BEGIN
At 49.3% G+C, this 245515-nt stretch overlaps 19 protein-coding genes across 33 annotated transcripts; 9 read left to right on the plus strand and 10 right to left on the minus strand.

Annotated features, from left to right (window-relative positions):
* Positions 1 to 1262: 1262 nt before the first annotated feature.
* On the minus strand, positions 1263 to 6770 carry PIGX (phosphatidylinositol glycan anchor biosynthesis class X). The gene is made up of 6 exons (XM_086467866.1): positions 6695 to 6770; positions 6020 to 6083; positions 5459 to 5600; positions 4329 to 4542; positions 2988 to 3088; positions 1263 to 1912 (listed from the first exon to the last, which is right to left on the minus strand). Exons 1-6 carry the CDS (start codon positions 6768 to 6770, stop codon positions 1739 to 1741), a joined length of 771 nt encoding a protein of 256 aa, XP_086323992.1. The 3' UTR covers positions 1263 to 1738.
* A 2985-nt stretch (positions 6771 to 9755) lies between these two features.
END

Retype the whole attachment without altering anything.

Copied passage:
At 49.3% G+C, this 245515-nt stretch overlaps 19 protein-coding genes across 33 annotated transcripts; 9 read left to right on the plus strand and 10 right to left on the minus strand.

Annotated features, from left to right (window-relative positions):
* Positions 1 to 1262: 1262 nt before the first annotated feature.
* On the minus strand, positions 1263 to 6770 carry PIGX (phosphatidylinositol glycan anchor biosynthesis class X). The gene is made up of 6 exons (XM_086467866.1): positions 6695 to 6770; positions 6020 to 6083; positions 5459 to 5600; positions 4329 to 4542; positions 2988 to 3088; positions 1263 to 1912 (listed from the first exon to the last, which is right to left on the minus strand). Exons 1-6 carry the CDS (start codon positions 6768 to 6770, stop codon positions 1739 to 1741), a joined length of 771 nt encoding a protein of 256 aa, XP_086323992.1. The 3' UTR covers positions 1263 to 1738.
* A 2985-nt stretch (positions 6771 to 9755) lies between these two features.